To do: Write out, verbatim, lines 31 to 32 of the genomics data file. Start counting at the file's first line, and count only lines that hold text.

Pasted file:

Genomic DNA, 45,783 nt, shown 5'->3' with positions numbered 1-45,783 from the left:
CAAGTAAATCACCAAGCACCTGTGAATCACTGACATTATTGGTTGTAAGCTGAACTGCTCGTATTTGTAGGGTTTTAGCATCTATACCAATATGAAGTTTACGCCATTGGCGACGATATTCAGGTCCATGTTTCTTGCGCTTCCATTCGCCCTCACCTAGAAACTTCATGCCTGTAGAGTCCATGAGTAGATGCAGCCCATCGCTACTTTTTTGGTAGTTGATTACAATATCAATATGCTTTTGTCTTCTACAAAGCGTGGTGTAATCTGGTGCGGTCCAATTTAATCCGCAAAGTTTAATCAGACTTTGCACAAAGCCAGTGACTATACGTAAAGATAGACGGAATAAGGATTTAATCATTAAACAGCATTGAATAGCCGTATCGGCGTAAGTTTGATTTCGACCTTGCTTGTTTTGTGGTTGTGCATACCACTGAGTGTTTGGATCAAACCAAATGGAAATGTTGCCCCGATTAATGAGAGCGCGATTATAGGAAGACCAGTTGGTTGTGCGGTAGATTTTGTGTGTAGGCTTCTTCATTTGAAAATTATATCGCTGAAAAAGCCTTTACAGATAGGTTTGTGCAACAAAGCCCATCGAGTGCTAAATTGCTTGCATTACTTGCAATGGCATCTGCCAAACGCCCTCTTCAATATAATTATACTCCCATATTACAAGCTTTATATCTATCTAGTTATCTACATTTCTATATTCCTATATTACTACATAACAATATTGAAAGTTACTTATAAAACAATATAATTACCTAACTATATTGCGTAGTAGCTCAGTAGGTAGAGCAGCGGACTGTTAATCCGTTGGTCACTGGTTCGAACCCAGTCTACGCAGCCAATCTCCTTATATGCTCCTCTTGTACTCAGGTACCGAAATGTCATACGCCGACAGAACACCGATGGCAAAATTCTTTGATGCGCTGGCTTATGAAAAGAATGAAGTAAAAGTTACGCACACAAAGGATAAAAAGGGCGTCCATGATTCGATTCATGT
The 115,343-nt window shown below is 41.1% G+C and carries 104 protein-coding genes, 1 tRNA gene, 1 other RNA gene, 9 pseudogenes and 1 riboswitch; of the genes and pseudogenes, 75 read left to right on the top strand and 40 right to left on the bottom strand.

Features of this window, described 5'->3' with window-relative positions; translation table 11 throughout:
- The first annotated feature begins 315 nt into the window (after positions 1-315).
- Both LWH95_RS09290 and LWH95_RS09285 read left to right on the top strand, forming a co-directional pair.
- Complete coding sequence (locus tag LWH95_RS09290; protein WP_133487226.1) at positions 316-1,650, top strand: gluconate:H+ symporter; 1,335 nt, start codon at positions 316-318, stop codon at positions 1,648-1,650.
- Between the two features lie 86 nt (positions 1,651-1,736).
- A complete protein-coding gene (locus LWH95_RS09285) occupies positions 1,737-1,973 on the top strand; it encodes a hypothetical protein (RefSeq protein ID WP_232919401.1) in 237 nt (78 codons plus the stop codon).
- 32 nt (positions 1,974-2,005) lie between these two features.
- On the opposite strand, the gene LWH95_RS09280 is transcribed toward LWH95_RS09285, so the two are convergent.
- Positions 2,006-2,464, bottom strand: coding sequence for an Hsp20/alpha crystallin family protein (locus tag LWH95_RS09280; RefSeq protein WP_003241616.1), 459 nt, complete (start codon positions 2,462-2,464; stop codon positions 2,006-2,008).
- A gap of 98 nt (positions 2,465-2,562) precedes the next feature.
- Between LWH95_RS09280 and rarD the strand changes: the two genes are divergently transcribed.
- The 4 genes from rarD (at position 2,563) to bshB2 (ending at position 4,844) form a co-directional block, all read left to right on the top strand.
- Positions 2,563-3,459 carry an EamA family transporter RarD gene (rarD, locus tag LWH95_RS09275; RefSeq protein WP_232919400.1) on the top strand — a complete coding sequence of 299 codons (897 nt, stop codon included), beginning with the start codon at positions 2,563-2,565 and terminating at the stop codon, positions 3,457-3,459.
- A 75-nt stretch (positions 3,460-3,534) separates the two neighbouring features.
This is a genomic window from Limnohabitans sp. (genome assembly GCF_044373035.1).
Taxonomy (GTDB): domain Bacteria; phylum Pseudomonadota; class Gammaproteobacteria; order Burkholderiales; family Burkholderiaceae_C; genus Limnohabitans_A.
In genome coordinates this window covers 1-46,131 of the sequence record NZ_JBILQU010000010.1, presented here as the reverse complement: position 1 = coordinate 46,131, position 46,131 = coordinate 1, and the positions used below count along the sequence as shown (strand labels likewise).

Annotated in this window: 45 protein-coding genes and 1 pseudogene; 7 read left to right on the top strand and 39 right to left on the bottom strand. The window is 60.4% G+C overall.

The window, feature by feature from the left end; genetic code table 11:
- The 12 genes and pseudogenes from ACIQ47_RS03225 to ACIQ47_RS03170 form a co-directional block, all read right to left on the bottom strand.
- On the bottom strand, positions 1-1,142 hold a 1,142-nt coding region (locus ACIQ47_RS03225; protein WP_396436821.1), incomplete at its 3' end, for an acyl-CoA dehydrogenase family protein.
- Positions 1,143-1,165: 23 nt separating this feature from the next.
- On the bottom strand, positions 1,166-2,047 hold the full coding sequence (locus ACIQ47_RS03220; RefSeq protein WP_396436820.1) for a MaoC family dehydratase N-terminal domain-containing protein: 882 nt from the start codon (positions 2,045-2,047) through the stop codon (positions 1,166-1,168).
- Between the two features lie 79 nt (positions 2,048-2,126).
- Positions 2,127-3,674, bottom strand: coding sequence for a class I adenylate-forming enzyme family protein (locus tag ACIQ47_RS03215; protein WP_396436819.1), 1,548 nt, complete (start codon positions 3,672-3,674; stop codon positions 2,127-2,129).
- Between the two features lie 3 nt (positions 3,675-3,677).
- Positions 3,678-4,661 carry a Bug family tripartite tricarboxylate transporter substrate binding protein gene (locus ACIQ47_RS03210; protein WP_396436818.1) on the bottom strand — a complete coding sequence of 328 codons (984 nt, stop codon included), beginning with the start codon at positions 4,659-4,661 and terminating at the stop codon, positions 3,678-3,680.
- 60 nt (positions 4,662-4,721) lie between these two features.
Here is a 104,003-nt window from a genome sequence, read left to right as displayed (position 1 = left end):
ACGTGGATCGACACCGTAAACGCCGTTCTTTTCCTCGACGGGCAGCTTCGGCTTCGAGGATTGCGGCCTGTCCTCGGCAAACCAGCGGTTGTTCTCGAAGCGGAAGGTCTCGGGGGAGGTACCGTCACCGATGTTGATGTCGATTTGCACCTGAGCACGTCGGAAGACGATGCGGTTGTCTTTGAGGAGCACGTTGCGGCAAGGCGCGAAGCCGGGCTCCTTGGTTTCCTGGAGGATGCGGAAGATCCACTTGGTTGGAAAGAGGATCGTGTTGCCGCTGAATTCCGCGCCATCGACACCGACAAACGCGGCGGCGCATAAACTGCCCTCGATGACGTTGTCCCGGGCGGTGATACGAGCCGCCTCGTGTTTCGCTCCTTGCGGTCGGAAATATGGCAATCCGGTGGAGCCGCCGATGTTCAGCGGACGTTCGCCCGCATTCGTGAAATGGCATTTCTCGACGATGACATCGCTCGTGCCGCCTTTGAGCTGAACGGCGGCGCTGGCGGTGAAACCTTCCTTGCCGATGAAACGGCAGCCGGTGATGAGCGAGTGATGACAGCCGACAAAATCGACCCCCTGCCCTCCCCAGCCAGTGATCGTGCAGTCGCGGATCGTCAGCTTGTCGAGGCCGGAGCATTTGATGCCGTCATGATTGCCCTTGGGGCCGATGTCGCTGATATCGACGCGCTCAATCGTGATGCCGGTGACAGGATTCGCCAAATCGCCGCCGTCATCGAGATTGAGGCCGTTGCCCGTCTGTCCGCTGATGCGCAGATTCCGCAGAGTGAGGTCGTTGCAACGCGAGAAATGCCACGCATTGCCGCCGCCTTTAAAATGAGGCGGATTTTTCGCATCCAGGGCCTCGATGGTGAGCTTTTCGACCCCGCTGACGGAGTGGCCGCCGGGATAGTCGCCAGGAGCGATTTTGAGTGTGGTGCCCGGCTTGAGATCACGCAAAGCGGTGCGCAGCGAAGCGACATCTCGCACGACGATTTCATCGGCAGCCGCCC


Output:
- 60 nt (positions 4,662-4,721) lie between these two features.
Here is a 104,003-nt window from a genome sequence, read left to right as displayed (position 1 = left end):